How the Quest App Builds Necessary Professional Skills
Part of raising teenagers into young adults is preparing them for the challenges of the professional world. While focusing on high achievements in academics are important for career preparation, it’s becoming increasingly rare for high school students to learn the “soft” skills that are most necessary for the professional world through the traditional educational model. Using the Quest app is a great way to build these crucial skills that young adults need to be prepared for professional success, as put forth by the McKinsey Report and the McKinsey Institute.
The McKinsey Report breaks down necessary cognitive skills into four categories; Critical Thinking, Planning & Ways of Working, Communication, and Mental Flexibility. Using the Quest app as part of your family management with kids and teens can build strong skills in each of these categories. With the increased independence that is given to kids via the Quest app, they are responsible for managing their own time, solving their own problems, and finding good solutions. These kinds of opportunities to build cognitive skills may start small with younger children, as they are asked to take a small list of chores and assignments and manage their own time to get it completed in an afternoon. However, with older children, they can start to take on larger, more complicated projects with skills they may not be familiar with. Finding creative ways to achieve their Quests within the app builds strong skills in logical reasoning, agile thinking, time management, and adaptability.
Parents can further deepen their child’s Cognitive learning on the Quest app by assigning a Quest that challenges their flexibility in thinking, like asking them to accomplish a task that requires learning a new skill.
Interpersonal skills as they are necessary for the professional world are categorized into three subcategories; Mobilizing Systems, Developing Relationships, and Teamwork Effectiveness. The Quest app gives kids and teens that opportunity to develop these skills through a variety of collaborative means through which they can accomplish their goals. Learning to collaborate meaningfully on a project can be a difficult task for many young adults who aren’t used to working in teams. Through independently organized Quests that require collaboration, teens can learn to resolve conflicts, motivate different personalities, and develop organizational awareness.
Parents can extend a child’s Interpersonal learning on the Quest app by assigning tasks that require multiple children within the family to work together towards a common goal.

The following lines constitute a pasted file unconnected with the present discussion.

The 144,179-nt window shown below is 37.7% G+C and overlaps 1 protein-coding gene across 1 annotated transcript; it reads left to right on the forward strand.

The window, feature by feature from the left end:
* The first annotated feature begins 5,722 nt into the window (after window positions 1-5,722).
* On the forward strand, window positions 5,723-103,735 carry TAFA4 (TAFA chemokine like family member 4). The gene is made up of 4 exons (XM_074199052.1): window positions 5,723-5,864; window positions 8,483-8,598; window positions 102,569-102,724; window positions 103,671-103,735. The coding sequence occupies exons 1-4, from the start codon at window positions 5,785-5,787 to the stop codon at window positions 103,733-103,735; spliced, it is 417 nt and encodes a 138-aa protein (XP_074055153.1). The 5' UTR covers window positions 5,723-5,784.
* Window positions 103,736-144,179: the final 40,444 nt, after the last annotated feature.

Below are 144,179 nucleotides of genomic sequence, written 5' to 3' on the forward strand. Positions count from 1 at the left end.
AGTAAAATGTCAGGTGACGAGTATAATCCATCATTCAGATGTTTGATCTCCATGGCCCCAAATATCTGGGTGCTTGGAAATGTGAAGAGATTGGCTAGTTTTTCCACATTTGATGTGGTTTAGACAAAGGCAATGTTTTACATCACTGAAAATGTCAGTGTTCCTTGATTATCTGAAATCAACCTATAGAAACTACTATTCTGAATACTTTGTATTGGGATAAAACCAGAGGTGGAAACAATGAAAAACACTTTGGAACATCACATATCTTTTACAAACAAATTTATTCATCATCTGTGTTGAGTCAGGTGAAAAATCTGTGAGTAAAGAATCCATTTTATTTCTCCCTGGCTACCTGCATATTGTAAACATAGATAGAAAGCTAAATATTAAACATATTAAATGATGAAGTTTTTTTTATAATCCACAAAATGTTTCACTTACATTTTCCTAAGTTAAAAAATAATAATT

Self-Leadership can be defined into three important professional skills for young adults to learn; Self Awareness & Self-Management, Entrepreneurship, and Goals Achievement. With the Quest app, they start to understand their own work ethic, time management, and personal strengths. They also learn how to manage their own time, set their own goals, and take accountability for their own responsibilities. As many young adults are unfamiliar with taking ownership or developing passion for their responsibilities, the Quest app gives them the opportunity to build self-confidence, integrity, and persistence with their independence.
A child’s Self-leadership skills can be further stretched via the Quest app by parents assigning a project to their child that requires them to build Entrepreneurship skills, such as starting a small business or even fundraising for a charity.
Digital skills as they are necessary in the modern workplace are defined by the McKinsey Global Institute as three key skills; Digital Fluency & Citizenship, Software Use & Development, and Understanding Digital Systems. By using the Quest app, children and teens have a chance to learn to use technology productively and meaningfully. Often, even though teens in the 21st century spend most of their time on screens, they actually do very little to develop a deeper understanding of how to use technology in a professional or productive way. Since public school access to current technology is rare, their learning environments are rarely technologically enriched, leaving them with little to no understanding or digital literacy. Using the Quest app to document, report, and communicate with their family is a great way to build that understanding, even in younger children.
Parents can deepen their child’s Digital skills further by assigning educational Quests that allow them to learn more about important digital issues, like data literacy, cybersecurity, or coding skills.